Although the royal decree of creation was in September 1771, Carlos III did not make public the orders that would regulate the distinction until 24 October. The reason for this lies in the origin of the Order. The future king and prince of Asturias, Carlos IV, had been married for five years with no offspring, reason for which when his first child was born his grandfather, Carlos III, wanted to leave evidence of his gratitude to God — to whom he declared having prayed to while waiting for the continuation of the dynasty — and, specifically, to the Virgin Mary in his advocacy of the Immaculate Conception and of whom he declared himself the profoundly devote king. Like so, on the given date, when the king's daughter-in-law assisted the first religious affair with the child in her arms, the king wanted to publish the laws of concession, naming himself "Great Master of the Order" and giving his heirs, as long as they held the title "King of Spain", the same treatment and position. Although the child and various brothers died soon after, Carlos III maintained his agreement, and the number of Crosses given was greatly reduced at the monarch's regret.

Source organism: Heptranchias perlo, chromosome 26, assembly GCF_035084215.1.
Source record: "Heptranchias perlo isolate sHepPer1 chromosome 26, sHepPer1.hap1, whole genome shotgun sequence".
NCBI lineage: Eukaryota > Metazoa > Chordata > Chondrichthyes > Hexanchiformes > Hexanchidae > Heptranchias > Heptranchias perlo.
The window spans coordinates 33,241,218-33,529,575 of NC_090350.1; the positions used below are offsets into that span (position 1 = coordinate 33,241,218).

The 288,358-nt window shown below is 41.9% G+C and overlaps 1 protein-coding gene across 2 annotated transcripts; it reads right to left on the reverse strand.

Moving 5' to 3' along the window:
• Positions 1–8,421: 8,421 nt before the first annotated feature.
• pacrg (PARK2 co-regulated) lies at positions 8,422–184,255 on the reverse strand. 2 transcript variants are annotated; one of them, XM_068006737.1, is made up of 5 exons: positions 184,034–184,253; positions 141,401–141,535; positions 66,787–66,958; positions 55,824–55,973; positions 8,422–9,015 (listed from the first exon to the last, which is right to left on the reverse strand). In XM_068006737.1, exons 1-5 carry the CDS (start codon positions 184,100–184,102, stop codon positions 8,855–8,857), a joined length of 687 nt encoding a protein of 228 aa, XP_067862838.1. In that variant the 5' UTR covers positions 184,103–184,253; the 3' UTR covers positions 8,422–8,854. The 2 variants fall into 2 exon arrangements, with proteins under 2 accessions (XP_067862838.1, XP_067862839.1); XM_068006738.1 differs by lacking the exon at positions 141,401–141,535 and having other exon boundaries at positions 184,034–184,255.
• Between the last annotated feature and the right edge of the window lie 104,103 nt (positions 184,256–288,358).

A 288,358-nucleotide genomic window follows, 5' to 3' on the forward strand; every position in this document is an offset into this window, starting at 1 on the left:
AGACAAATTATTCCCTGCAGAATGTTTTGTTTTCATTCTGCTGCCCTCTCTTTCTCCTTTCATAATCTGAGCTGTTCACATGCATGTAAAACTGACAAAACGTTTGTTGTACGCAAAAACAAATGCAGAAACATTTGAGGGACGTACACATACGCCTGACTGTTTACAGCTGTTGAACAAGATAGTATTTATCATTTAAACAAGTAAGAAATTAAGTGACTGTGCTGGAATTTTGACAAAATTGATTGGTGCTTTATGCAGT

The orders of creation demanded two requirements: to be "worthy and affectionate of His Highness". Two classes were created: the "Great Crosses" and the "Pensioners", the monarch being discretional with his authorization, although it was limited to sixty of the former and two-hundred of the latter. In 1783 the classes were expanded to three with that of "Supernumerary Knights", whose level of importance was between the previous two. At this moment the duties and requirements of the titles were specified: they needed to have "pure and noble blood" up to their great-grandparents, as was regulated by the Old Book of Territorial Laws of Castilla and the other valid laws. Those received by the Order took an oath for loyalty towards the king, his family, and the protection of the goods of the Royal House, recognizing him as Great Master, live and die in faith catholic, accepting as indisputable the Mystery of the Immaculate Conception, and attending and receiving communion at mass at least once a year.